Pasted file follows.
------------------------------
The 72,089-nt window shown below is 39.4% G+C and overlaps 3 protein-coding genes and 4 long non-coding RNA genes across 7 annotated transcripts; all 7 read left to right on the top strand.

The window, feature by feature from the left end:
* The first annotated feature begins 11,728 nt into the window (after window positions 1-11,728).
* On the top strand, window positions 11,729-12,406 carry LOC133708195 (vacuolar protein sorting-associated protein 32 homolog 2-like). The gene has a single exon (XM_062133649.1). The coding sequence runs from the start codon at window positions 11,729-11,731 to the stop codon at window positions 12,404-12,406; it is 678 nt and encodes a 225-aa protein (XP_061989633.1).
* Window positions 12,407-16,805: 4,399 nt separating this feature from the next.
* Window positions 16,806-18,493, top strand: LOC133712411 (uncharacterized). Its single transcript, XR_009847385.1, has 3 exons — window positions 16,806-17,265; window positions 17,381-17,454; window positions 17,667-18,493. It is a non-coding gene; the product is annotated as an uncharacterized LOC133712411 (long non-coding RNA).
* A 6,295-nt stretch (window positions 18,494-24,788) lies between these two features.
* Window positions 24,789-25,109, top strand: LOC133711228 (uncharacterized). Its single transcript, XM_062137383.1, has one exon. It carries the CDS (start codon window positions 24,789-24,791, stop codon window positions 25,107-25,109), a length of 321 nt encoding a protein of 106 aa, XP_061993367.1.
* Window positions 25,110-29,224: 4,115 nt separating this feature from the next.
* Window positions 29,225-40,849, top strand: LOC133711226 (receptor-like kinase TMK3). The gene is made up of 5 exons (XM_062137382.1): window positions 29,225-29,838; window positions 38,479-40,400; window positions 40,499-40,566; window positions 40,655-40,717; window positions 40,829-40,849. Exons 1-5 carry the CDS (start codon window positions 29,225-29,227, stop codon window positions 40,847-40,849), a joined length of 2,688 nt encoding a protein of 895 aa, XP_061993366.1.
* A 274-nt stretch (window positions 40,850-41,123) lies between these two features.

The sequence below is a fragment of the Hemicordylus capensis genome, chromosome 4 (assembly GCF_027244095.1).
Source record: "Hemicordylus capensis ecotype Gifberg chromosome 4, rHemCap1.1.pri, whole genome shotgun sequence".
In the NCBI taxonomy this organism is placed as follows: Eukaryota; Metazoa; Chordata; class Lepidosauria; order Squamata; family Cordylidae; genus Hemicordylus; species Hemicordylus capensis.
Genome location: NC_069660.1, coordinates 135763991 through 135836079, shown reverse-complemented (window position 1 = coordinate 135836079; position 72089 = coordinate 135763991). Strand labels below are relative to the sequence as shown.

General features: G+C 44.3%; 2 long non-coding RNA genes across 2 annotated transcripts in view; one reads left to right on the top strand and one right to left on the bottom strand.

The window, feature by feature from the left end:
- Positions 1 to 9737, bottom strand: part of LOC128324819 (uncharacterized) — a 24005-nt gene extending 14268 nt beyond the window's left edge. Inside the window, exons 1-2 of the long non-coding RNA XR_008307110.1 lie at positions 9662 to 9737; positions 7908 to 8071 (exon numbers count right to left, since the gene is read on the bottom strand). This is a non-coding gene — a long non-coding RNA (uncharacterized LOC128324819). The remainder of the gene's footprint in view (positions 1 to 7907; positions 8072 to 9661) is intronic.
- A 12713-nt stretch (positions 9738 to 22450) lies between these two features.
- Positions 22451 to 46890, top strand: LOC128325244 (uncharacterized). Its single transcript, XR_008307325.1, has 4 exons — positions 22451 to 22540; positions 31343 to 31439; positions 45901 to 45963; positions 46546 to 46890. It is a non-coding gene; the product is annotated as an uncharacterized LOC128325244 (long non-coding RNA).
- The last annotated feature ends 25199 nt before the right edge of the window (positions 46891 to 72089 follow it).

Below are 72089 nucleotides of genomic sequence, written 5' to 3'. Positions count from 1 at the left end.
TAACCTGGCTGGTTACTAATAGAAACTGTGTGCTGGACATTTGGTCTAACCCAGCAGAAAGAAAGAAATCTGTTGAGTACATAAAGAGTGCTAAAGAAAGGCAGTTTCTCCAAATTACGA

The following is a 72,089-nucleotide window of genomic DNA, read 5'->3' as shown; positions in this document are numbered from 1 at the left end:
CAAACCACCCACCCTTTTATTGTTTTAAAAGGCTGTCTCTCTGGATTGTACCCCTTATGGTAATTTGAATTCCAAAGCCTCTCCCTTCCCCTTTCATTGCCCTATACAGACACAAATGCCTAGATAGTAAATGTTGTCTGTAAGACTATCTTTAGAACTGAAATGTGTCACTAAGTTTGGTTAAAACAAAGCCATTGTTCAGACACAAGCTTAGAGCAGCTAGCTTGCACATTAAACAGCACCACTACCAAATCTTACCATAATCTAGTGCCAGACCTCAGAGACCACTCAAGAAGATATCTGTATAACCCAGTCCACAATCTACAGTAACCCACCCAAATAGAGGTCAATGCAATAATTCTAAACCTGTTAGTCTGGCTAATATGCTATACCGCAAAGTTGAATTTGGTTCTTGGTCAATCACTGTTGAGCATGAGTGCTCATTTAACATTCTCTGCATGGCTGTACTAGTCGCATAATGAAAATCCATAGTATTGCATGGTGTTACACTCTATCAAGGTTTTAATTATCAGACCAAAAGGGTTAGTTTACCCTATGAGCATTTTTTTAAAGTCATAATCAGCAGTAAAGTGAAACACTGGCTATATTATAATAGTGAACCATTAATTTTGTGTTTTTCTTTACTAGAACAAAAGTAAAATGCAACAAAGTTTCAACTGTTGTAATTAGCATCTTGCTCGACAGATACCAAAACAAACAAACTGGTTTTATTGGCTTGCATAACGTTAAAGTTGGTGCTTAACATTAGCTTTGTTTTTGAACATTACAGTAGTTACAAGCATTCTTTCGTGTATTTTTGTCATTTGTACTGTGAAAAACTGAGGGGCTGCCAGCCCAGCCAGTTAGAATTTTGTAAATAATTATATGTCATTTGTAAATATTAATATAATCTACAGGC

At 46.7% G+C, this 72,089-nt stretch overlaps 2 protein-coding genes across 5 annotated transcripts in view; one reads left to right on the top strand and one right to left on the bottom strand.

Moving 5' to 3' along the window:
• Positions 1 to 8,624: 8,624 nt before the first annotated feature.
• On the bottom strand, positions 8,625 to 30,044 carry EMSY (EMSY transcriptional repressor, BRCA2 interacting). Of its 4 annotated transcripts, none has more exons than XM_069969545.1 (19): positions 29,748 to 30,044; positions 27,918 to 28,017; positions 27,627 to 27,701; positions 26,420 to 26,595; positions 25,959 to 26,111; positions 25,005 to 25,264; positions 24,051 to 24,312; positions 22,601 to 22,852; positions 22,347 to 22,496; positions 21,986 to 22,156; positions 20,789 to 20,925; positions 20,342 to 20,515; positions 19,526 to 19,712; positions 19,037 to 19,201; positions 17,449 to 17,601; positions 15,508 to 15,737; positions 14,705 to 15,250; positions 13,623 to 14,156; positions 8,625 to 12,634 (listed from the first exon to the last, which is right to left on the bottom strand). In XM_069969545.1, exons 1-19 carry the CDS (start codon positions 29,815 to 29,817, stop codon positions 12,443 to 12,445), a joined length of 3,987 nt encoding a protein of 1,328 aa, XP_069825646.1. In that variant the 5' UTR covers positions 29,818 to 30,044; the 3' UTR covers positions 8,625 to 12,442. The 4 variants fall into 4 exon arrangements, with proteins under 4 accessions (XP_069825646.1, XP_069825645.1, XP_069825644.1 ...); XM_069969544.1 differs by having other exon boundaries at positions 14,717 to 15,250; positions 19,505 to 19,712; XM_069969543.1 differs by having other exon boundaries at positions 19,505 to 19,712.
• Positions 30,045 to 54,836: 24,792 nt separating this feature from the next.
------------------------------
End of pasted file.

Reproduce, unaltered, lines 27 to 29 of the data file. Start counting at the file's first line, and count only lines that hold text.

Moving 5' to 3' along the window:
• Positions 1 to 8,624: 8,624 nt before the first annotated feature.
• On the bottom strand, positions 8,625 to 30,044 carry EMSY (EMSY transcriptional repressor, BRCA2 interacting). Of its 4 annotated transcripts, none has more exons than XM_069969545.1 (19): positions 29,748 to 30,044; positions 27,918 to 28,017; positions 27,627 to 27,701; positions 26,420 to 26,595; positions 25,959 to 26,111; positions 25,005 to 25,264; positions 24,051 to 24,312; positions 22,601 to 22,852; positions 22,347 to 22,496; positions 21,986 to 22,156; positions 20,789 to 20,925; positions 20,342 to 20,515; positions 19,526 to 19,712; positions 19,037 to 19,201; positions 17,449 to 17,601; positions 15,508 to 15,737; positions 14,705 to 15,250; positions 13,623 to 14,156; positions 8,625 to 12,634 (listed from the first exon to the last, which is right to left on the bottom strand). In XM_069969545.1, exons 1-19 carry the CDS (start codon positions 29,815 to 29,817, stop codon positions 12,443 to 12,445), a joined length of 3,987 nt encoding a protein of 1,328 aa, XP_069825646.1. In that variant the 5' UTR covers positions 29,818 to 30,044; the 3' UTR covers positions 8,625 to 12,442. The 4 variants fall into 4 exon arrangements, with proteins under 4 accessions (XP_069825646.1, XP_069825645.1, XP_069825644.1 ...); XM_069969544.1 differs by having other exon boundaries at positions 14,717 to 15,250; positions 19,505 to 19,712; XM_069969543.1 differs by having other exon boundaries at positions 19,505 to 19,712.